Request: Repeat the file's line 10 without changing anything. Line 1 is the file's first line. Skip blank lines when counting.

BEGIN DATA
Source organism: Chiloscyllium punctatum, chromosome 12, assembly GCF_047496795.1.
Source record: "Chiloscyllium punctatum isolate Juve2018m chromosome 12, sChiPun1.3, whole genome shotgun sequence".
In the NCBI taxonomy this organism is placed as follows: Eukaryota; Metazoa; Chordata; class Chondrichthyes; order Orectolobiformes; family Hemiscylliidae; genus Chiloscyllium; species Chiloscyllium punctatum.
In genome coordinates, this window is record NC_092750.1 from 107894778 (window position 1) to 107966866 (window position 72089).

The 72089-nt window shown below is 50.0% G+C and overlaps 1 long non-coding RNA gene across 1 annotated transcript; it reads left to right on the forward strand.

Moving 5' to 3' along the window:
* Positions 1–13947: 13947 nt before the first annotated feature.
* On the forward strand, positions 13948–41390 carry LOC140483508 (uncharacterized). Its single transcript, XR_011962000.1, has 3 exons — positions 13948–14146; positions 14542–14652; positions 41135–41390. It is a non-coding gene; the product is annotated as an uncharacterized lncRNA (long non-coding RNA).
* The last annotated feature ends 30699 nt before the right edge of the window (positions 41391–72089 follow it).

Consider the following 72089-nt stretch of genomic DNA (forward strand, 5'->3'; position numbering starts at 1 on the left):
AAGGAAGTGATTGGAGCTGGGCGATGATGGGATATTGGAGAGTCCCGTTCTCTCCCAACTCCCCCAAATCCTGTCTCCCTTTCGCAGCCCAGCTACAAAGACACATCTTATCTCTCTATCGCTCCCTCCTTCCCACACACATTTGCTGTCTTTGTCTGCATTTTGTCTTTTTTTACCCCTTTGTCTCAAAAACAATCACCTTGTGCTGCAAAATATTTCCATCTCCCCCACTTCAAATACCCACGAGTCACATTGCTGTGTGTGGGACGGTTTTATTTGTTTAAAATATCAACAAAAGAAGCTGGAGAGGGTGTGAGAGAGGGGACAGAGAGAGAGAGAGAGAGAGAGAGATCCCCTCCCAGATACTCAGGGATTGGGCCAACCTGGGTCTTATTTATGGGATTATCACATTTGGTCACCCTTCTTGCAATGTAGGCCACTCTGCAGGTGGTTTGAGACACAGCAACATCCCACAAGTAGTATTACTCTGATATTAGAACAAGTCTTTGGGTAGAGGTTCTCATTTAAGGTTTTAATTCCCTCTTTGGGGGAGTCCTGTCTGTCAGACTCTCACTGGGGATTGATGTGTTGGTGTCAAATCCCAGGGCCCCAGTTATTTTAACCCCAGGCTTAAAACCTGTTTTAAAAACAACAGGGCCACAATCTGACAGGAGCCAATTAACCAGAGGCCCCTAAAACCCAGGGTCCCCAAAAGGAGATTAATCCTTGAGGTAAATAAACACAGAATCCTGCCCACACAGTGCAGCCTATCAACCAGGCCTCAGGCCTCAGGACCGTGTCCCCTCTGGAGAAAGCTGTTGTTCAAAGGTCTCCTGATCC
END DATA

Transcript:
Consider the following 72089-nt stretch of genomic DNA (forward strand, 5'->3'; position numbering starts at 1 on the left):